Today is the 66th anniversary of the Raid on St. Nazaire by British commandos.
The raid was noteworthy for being seaborne, led by a former U.S. lend-lease destroyer, the HMS Campbelltown, modified for the raid to resemble a German craft. The main objective of the raid was to disable the Normandie dock, the only dry dock along the coast of France big enough to hold the German battleship Tirpitz. The hope was that eliminating the only facility that could repair the battleship would deter the Germans from sending it on an Atlantic raid.
Led by the explosive-laden Campbelltown, which was to ram the dock, a force of several hundred commandos aboard a bunch of light craft were also to do as much extra damage as they could. In 1987 Avalon Hill published the solitaire game Raid on St. Nazaire which depicts the raid, rather well, too.
I'm surprised that there aren't more solitaire wargames on raiding operations. One of the hardest aspects of warfare to capture in wargames is the factor of surprise. In real life battles can erupt that one side had no idea was coming. Naturally the players in a wargame inherently know something is up, so real surprise is hard to achieve and usually the designer has to resort to various restrictions imposed by the rules.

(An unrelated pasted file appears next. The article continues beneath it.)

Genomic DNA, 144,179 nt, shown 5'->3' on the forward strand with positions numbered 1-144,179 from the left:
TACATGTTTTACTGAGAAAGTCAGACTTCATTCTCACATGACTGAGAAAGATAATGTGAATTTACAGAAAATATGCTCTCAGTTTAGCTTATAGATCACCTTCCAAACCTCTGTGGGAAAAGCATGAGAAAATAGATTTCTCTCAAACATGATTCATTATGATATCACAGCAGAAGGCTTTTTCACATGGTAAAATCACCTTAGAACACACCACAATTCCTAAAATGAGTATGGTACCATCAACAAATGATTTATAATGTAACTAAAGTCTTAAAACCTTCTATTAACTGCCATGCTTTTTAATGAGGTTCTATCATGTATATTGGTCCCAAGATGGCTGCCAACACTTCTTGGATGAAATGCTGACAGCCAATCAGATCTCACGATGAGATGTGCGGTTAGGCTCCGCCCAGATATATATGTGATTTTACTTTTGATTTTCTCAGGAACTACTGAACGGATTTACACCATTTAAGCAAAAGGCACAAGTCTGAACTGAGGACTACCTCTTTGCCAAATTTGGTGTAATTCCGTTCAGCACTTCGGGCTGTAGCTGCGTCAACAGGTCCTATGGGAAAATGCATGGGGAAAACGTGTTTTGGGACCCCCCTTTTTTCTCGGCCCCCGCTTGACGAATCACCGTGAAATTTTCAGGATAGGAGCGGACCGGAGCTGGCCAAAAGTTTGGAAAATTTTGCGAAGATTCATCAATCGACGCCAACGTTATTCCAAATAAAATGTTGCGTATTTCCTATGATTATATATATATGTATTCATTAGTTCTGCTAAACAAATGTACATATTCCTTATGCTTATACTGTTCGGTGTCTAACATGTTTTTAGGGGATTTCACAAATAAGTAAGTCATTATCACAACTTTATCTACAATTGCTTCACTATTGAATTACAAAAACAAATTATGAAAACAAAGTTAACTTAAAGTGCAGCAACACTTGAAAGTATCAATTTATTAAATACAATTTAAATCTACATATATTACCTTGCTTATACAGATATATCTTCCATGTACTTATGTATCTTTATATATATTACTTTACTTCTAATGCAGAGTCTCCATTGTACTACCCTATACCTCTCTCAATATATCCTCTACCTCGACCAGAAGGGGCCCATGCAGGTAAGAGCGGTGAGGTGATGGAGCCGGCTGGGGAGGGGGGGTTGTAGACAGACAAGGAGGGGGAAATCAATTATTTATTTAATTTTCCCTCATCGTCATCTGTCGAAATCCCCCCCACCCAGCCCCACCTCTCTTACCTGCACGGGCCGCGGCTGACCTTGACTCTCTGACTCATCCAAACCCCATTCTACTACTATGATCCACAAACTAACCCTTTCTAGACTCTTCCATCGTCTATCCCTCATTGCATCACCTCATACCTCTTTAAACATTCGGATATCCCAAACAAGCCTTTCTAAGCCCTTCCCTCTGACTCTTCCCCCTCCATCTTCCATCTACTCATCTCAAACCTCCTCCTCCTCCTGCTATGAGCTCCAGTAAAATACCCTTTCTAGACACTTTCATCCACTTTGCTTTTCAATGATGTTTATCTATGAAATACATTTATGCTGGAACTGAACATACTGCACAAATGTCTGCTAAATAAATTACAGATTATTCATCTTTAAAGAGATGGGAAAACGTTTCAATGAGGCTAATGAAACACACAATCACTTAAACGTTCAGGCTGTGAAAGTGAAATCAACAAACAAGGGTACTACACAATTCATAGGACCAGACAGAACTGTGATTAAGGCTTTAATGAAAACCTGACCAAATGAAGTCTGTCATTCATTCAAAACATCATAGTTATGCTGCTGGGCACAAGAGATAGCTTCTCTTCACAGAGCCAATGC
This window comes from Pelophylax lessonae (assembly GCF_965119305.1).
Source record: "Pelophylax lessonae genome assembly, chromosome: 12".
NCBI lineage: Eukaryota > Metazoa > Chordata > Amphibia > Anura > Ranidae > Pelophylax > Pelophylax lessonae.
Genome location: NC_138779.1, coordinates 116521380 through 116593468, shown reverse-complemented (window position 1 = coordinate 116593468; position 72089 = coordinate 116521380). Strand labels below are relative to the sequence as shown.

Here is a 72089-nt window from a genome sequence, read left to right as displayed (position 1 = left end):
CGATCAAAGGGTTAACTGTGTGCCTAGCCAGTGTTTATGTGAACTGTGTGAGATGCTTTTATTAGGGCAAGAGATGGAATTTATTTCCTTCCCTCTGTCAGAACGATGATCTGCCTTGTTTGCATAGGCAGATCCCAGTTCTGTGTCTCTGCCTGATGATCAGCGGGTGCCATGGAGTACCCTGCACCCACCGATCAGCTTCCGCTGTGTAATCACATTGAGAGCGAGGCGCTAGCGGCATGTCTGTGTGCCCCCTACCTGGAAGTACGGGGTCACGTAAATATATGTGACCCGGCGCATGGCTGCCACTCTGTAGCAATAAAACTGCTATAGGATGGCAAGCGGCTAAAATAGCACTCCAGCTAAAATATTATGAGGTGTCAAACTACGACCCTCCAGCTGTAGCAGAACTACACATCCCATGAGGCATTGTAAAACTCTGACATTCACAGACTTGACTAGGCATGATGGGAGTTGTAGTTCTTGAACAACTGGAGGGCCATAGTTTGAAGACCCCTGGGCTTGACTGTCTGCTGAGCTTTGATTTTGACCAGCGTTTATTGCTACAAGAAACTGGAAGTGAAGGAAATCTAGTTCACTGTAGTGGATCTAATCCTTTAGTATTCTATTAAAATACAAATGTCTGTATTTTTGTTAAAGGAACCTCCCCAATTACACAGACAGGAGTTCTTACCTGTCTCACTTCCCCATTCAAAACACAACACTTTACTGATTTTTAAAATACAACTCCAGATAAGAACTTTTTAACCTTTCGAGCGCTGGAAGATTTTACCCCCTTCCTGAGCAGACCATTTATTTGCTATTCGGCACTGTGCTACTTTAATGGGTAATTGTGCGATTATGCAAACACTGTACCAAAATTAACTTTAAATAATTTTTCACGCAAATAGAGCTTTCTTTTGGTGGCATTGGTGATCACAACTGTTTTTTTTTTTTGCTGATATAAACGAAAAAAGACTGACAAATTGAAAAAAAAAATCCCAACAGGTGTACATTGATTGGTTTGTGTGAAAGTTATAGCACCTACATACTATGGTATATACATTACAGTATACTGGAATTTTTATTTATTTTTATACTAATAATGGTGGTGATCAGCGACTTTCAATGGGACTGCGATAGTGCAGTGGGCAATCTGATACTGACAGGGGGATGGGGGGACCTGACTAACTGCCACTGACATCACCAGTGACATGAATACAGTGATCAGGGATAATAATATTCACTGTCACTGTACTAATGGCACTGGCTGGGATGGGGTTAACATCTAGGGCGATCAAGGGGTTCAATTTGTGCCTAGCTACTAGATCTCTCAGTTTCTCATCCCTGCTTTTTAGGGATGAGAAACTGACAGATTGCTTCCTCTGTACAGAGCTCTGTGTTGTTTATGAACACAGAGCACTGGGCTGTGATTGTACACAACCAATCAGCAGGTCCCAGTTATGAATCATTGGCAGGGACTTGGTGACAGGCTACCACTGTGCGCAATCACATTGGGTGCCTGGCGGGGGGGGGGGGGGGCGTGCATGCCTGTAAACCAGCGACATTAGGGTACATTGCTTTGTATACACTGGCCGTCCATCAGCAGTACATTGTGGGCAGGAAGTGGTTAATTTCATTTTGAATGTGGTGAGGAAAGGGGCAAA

Likewise, one of the factors that raiders seek to exploit is the disorganized response of the surprised defenders. In fact, in a rear area it's quite likely that there is no overall commander or chain of command to oversee the battle, so the defenders don't even have the means to act in concert.
A solitaire game like Raid on St. Nazaire can build this in. The only "organized" side is the one represented by the player, who can apply his planning to direct the actions of his troops, subject to the usual restrictions of time, space and military realities. The game system can capture the disjointed, unorganized response by the defenders. While outnumbering the raiders, the defenders don't have the means to bring that advantage to bear in the short time the raiders will give them.